Hi, my name is Chiashin Shih. I received my post-graduate trainings in Applied Linguistics from University of Massachusetts, Boston and in cognitive science from University College London (UCL). Prior to my doctoral studies at GC, I was a research assistant in the Magnetoencephalography (MEG) laboratory in Academia Sinica (Taiwan). My area of interest is auditory perception and plasticity in language acquisition across the life span using electrophysiological measures, particulary in the acquisition of lexical tones in Mandarin Chinese. I am also interested in recovery patterns in bilingual aphasia and Chinese agrammatism. It's been a great experience and truly an honor working in Dr. Obler's lab and getting involved in various projects, study groups, talks, and seminars.
Katherine Dawson is currently a 1st level doctoral student in the Speech-Language-Hearing Sciences program. She received her undergraduate degree at the University of Bath (UK) in Applied Biology and worked in neuroscience research and the charity sector before entering the program. Katherine is primarily in the Speech Production lab but also attends the Neurolinguistics lab as her interests encompass research in both. Her current focus is speech production and language in aging and degenerative neurological conditions. She is also interested in speech perception mechanisms and language acquisition in infants.
Alexandre Nikolaev is a postdoctoral researcher at the University of Eastern Finland. His research topic is deterioration of language in Finnish speakers with Alzheimer’s disease. In fall semester 2012 Alexandre joined the Neurolinguistics Lab as a visiting scholar at the Graduate Center.
Visiting Scholars in residence at GSUC Neurolinguistics Lab
2013 Zohar Eviatar, Haifa University (invited)
2012 Alexandre Nikolaev (post-doc, U. of Joensuu)
2011-12 Jet Vonk, University of Groningen
2010-11 Carmit Altman, Bar Ilan University, Mina Hwang, Dankook University
2009 Veronica Morena, University of Valencia
2006 Anat Stavans, Hebrew University and Beit Beryl College, Israel.
2005 – 2008 Seija Pekkala, Helskini University, Finland
2004 Alessandra Riccardi, Universita per Stranieri, Perugia, Italy; Ruth Berman, Tel Aviv University, Israel; Anne Aimola Davies, Australian National University
2003 Jessica Cancila, Universita per Stranieri, Perugia, Italy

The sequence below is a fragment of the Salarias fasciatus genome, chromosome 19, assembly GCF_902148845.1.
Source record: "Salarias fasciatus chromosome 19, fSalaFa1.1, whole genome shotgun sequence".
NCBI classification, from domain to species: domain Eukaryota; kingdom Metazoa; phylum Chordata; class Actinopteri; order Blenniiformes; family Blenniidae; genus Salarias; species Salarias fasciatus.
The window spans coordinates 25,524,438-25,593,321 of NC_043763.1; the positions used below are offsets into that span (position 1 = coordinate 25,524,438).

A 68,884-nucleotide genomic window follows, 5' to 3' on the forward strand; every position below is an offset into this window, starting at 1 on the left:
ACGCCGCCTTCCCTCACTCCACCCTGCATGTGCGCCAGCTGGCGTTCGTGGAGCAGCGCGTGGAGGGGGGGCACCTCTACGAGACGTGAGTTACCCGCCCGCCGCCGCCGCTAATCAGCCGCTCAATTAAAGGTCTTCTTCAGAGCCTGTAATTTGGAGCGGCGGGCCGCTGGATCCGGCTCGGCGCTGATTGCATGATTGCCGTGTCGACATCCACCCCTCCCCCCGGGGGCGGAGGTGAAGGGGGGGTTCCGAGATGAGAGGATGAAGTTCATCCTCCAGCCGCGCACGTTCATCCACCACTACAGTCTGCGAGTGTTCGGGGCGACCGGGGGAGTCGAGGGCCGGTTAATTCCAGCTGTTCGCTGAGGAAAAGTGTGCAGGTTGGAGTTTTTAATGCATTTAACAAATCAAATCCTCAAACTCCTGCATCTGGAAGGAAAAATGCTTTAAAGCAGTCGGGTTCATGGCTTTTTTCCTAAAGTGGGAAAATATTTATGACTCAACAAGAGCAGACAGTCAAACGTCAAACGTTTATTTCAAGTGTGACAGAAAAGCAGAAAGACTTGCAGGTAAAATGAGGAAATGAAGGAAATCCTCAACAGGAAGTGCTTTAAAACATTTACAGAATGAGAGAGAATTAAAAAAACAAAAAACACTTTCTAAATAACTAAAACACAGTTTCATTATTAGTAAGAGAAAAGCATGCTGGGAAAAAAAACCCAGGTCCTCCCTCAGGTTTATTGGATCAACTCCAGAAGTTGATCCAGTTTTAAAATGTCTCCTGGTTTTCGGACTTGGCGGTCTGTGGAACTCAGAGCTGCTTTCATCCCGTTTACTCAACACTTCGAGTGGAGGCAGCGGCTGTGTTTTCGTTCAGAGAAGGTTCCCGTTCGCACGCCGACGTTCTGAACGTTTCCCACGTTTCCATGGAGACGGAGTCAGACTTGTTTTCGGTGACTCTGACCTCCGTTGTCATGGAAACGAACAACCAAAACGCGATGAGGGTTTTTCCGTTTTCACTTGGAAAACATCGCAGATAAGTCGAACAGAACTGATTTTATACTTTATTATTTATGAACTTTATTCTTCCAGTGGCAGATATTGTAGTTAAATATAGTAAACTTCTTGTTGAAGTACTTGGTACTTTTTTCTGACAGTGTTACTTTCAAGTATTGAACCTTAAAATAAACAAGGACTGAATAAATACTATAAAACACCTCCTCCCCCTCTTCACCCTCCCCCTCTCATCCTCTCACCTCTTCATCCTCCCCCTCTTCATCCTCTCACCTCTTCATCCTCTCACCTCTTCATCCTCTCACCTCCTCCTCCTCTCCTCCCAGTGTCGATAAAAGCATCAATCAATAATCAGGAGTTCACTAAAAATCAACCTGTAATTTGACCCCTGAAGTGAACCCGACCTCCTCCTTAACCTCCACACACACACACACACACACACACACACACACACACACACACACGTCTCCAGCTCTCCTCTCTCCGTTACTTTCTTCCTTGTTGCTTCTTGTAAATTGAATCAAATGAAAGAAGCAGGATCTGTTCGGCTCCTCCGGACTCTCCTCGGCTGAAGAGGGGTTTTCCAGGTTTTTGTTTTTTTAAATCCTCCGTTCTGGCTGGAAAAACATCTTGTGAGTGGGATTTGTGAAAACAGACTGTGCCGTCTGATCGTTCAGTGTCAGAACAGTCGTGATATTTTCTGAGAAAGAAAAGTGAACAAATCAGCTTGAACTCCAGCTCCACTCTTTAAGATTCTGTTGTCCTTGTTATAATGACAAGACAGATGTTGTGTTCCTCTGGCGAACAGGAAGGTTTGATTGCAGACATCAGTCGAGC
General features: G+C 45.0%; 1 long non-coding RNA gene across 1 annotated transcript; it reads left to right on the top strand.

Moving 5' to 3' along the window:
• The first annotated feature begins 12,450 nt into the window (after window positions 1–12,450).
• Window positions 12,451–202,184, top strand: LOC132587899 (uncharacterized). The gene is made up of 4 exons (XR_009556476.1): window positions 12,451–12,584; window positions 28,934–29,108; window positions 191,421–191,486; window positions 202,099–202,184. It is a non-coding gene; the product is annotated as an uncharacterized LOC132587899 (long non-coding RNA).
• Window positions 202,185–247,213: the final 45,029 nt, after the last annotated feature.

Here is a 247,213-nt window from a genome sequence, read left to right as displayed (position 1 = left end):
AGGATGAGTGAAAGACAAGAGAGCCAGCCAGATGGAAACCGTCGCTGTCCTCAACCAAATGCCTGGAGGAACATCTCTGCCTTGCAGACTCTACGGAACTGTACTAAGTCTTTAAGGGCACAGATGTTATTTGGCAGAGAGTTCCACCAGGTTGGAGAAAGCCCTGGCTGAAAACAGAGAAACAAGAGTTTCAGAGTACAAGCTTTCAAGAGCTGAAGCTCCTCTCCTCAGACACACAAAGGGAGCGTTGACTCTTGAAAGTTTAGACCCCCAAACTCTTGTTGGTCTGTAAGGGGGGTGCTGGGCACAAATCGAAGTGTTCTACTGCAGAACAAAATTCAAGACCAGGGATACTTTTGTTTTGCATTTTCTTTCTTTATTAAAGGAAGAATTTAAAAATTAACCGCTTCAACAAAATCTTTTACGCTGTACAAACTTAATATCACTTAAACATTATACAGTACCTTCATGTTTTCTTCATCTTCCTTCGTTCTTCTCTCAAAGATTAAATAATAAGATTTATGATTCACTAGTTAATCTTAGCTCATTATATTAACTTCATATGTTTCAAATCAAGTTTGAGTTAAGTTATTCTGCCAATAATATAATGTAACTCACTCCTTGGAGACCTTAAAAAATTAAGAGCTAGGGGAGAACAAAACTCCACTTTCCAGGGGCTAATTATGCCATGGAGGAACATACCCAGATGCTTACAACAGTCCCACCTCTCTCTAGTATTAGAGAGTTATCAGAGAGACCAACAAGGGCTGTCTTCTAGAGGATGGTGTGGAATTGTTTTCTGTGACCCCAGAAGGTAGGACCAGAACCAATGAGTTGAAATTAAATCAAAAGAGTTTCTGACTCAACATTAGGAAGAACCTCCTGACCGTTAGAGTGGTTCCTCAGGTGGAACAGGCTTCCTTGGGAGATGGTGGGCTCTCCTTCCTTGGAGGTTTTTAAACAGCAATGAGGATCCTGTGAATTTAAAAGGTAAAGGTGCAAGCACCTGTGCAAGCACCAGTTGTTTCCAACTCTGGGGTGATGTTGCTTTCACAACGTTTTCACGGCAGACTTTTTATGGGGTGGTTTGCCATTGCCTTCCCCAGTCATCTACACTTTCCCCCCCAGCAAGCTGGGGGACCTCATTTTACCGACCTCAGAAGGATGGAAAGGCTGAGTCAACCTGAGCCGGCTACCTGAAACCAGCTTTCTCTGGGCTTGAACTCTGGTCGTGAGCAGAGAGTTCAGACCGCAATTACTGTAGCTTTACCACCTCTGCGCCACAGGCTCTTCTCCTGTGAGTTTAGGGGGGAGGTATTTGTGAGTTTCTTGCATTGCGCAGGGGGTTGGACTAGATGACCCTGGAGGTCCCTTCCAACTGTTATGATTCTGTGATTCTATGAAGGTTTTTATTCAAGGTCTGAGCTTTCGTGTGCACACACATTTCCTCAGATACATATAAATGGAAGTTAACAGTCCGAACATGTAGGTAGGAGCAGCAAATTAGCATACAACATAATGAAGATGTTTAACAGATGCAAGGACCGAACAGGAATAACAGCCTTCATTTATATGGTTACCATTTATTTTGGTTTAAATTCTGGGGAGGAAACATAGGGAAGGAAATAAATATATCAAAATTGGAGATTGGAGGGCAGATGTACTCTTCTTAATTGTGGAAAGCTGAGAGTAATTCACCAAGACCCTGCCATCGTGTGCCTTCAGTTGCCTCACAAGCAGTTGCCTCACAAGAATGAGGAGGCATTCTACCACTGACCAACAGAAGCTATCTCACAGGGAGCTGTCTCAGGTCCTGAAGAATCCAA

2001 Prathibha Karanth, Shetty Institute, Mangalore, India
1987 Pirkko Kukkonen, Helsinki University, Finland
Graduates, their dissertations, and current affiliations
O’Connor Wells, B. (2011) “Frequency, Form-Regularity and Semantic Effects in Agrammatism: Evidence from Spanish Ser and Estar"
Datta, H. (2010) “Brain Bases of First Language Attrition in Bengali-English Speakers”, Molloy College
Anema, I. (2008) “The Relationship between Fluency-based Suprasegmentals and Comprehension in Oral and Silent Reading in Dutch Speakers of English”, SUNY New Paltz
Signorelli, T. (2008) “Working Memory in Simultaneous Interpreters”, Marymount Manhattan College
Ijalba, E. (2007) “Markers of Dyslexia in Spanish-Speakers who Report Severe Difficulties Learning English”, Queens College, CUNY
Neumann, Y. (2007) “An Electrophysiological Investigation of the Effects of Age on the Time Course of Segmental and Syllabic Encoding during Implicit Picture Naming in Healthy Younger and Older Adults”, Queens College, CUNY
Galletta, E. (2003) “Recognition of Accented English in Advancing Age”, Hunter college, CUNY
Mathews, P. (2003) “Derivational Morphology in Agrammatic Aphasia: A Reading-aloud Study”
Schmidt, B. (2003) “The Relation between Oral Reading and Silent Reading Comprehension Skill”, Molloy College, Chair
Haravon, A. (2002) “Grounding Communication Between Deaf and Hearing People: Technological Advances”
Jones, J. (2002) “Agrammatism in a Bidialectal Speaker of AAVE and SAE”
Goral, M. (2001) “Lexical Access and Language Proficiency of Trilingual Speakers”, Lehman College, CUNY
Wiener, D. (2000) “Mechanisms of Inhibition in Wernicke’s Aphasia”
Meth, M. (1998) "The Influence of Verb Stem Features on Inflected Word Production in Patients with Agrammatic Aphasia"
Chobor, K. (1996) "Processing of Lexical Ambiguity by Brain Damaged Patients"
Centeno, J. (1996) "Use of Verb Inflections in the Oral Expression of Agrammatic Spanish speaking Aphasics", St. John's University, Chair
Eng Huie, N. (1994) "Dissolution of Lexical Tone in Chinese Speaking Aphasics", Hunter College, CUNY
De Santi, S. (1992) "Automatic Speech in Alzheimer's Dementia" , General Electric
Johnson, K. (1991) "Metalinguistic Abilities in Literate Adults"
Domingo, R. A. (1991) "The Influence of Setting and Interlocutor on the Ability of Adult Retarded Speakers to Exhibit Control in an Instructional Context"
Mahecha, N.R. (1990) "The Perception of Code Switching Cues by Spanish English Bilinguals"
Bloom, R. (1990) "Dissolution of Discourse in Patients with Unilateral Brain Damage", Hofstra College, Acting Dean
Ehrlich, J. (1989) "Influence of Structure on the Content of Oral Narrative in Adults with Dementia of Alzheimer's Type"
Humes Bartlo, M. (1988) "Neuropsychological Substrates of Success and Failure in Childhood Second Language Learning"